For child birth in maturity, freeze ovaries

October 28th, 2010
For child birth in maturity, freeze ovaries

A leading surgeon has advised that young females have minute portions of their ovaries frozen in order to avoid difficulties if, when middle aged, they wish to begin a family.

Dr Sherman Sibler, who carried out the world’s first whole ovary transplant in 2007, said that this technique has the potential to give a woman aged forty the fertility of an individual half her years. Costing about £4,000 thin slivers of ovaries can be taken out and frozen for the foreseeable future. Dr Sibler added that by removing a 1mm-thin graft does not harm the patient’s chance to naturally conceive.

His team in Missouri have taken out ovarian grafts from approximately 140 women. The treatment was brought about as a tool for patients to keep their fertility despite treatment for cancer. Due to women generally coming to him about delaying motherhood, about sixty women have undergone ovarian grafts who want to postpone pregnancy until when they are ready.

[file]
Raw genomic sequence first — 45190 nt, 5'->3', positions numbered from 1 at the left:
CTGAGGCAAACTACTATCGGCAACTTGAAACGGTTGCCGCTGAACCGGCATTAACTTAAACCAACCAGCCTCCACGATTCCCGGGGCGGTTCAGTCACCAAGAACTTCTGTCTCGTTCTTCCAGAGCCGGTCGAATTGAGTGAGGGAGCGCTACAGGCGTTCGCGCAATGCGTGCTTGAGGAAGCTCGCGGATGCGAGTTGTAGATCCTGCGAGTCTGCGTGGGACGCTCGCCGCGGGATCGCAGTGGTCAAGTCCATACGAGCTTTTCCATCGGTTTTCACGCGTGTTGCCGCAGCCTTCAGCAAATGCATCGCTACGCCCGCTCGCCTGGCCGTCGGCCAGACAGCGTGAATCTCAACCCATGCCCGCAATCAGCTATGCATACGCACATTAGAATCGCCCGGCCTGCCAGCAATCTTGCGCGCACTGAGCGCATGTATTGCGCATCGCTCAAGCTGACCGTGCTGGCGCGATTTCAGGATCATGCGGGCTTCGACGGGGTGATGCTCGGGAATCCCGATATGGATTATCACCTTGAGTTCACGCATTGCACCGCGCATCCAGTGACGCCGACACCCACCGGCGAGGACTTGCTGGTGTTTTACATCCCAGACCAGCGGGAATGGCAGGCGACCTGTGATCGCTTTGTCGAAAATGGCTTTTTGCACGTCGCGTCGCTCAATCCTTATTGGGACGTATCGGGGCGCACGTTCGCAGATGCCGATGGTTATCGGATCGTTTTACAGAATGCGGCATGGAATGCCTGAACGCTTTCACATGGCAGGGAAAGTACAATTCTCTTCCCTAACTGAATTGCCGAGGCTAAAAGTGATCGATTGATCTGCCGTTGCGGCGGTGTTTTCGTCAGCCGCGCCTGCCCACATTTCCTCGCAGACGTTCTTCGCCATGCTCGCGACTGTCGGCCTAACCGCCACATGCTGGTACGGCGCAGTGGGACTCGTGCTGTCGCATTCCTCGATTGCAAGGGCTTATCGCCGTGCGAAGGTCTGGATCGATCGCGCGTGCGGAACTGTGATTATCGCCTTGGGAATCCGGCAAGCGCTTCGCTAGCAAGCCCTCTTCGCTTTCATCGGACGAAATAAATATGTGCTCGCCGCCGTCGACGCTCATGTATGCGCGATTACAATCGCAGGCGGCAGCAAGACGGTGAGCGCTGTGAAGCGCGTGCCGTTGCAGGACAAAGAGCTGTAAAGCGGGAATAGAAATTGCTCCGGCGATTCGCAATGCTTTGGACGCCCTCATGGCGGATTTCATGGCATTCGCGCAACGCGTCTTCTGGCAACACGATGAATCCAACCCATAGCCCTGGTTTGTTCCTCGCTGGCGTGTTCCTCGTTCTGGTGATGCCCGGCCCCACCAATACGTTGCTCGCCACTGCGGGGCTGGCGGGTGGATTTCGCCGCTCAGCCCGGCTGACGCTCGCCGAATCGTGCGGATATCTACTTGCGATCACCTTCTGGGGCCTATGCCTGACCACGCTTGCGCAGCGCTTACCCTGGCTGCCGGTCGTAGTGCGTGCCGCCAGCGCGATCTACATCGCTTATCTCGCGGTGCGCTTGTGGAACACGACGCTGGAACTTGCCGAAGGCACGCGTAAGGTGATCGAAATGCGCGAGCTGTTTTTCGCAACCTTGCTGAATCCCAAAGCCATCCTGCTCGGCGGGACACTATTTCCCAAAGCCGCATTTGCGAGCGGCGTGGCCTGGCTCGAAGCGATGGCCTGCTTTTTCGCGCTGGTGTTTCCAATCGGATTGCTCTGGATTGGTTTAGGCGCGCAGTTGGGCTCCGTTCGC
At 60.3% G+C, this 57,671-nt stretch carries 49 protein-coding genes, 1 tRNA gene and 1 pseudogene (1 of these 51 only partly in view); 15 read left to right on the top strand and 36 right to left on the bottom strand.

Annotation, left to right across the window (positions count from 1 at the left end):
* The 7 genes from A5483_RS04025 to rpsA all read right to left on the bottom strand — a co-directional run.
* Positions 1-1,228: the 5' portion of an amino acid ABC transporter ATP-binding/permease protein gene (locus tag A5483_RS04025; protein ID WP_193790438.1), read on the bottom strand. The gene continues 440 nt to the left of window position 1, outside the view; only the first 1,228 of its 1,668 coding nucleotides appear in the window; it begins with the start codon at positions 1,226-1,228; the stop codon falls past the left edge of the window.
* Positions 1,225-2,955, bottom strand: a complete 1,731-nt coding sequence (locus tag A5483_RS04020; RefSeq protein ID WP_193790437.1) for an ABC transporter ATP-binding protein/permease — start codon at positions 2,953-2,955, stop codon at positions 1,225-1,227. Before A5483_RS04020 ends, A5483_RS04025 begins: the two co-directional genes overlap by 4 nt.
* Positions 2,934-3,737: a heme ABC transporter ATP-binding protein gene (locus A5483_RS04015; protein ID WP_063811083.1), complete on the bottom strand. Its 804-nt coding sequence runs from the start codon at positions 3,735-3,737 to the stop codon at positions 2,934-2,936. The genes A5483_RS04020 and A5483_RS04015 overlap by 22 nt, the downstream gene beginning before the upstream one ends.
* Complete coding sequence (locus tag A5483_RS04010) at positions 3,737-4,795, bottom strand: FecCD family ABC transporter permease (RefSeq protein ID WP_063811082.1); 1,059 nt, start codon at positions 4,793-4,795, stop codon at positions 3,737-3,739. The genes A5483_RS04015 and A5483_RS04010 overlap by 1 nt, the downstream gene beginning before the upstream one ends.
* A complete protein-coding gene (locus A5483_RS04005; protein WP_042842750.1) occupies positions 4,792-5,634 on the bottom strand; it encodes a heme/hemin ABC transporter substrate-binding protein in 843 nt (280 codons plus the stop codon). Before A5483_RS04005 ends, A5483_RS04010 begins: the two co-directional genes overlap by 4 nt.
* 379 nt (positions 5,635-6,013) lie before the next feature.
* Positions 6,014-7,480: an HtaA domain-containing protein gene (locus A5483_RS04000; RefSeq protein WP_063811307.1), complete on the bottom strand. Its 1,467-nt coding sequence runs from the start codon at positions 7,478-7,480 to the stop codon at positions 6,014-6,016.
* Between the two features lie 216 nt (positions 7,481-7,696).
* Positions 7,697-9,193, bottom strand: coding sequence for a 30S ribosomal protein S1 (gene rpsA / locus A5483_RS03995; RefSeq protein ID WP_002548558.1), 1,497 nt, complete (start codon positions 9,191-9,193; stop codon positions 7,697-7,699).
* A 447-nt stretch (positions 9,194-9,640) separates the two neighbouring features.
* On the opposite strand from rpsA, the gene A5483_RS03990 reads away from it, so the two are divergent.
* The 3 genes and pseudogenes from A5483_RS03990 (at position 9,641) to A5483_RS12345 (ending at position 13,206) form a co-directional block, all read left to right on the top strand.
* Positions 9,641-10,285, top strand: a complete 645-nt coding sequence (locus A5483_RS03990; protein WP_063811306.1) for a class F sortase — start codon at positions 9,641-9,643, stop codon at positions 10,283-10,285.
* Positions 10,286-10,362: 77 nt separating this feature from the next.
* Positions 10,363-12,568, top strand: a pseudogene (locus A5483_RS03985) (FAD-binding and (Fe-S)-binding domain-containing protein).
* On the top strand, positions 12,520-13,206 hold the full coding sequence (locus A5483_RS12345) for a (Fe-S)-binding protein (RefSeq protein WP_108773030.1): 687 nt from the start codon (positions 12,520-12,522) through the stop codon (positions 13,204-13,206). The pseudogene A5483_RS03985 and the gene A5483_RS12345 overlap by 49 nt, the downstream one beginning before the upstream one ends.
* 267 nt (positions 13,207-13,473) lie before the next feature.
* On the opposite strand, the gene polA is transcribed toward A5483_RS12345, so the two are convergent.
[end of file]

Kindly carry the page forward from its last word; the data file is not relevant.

Urging women in their twenties to undergo this, Dr Sibler said that of his current patients “[t]hese women all come to us aged 35 or 38 after they’ve broken up with their boyfriend of 10 years and they are worried about the future.” Women should think about it earlier when they have more, better quality eggs. And when they do decide to have their own offspring, they would know that they have “a 25-year-old ovary” on hand for them. Dr Sibler claims that by freezing ovaries at this young age, “[n]one of these women really need IVF after this treatment.” He also says that the price for an ovarian graft was far less than going through the numerous IVF cycles which are “prohibitively expensive”.

But the amount of women using ovarian grafts to become pregnant is small. Since 2008, this clinic has returned eleven grafts with the birth of twelve babies. Across the world, 23 babies have born thanks to grafts in seven clinics. Frozen graft transplants produced fourteen babies, with a further nine coming from the result of fresh grafts from identical twin sister donors. No clinic in the UK is offering this service yet.

Although Dr Sibler describes the procedure as “robust” which only takes a few days training for a qualified surgeon to master, Tony Rutherford (who is the chairman of the British Fertility Society) commented. “If it’s performed in lesser hands it might not be quite as effective.” After calling for a “worldwide register” of graft operations, it is “[o]nly then can we give patients realistic figures about whether it’s going to work or not” said Rutherford.

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